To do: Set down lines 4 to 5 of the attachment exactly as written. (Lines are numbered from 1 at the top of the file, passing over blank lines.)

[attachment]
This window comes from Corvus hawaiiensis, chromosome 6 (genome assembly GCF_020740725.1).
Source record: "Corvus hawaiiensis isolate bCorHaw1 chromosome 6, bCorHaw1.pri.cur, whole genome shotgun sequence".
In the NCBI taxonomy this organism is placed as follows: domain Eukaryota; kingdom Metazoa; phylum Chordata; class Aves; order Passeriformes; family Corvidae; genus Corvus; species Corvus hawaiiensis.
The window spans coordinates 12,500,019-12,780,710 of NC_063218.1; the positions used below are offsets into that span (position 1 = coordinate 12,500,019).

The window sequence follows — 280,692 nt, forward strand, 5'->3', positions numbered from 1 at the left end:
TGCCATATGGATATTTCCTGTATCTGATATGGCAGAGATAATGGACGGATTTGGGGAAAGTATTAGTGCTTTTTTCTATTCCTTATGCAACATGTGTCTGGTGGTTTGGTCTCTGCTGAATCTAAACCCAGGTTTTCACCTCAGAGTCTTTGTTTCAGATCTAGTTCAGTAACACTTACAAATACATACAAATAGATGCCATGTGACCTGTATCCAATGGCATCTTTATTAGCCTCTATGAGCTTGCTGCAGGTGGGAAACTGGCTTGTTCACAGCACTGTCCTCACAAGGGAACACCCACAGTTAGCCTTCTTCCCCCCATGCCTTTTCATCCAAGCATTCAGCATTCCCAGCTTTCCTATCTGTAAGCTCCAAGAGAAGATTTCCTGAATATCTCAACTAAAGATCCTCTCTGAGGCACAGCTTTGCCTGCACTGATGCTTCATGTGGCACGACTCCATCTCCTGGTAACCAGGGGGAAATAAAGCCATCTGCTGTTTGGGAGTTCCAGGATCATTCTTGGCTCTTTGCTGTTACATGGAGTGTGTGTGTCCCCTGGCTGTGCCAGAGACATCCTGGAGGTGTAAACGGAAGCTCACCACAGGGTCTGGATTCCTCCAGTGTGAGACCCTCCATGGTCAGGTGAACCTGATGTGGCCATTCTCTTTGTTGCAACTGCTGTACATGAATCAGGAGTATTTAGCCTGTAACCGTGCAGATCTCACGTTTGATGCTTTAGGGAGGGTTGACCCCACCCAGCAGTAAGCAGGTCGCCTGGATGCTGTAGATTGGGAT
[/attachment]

The window spans coordinates 12,500,019-12,780,710 of NC_063218.1; the positions used below are offsets into that span (position 1 = coordinate 12,500,019).

The window sequence follows — 280,692 nt, forward strand, 5'->3', positions numbered from 1 at the left end: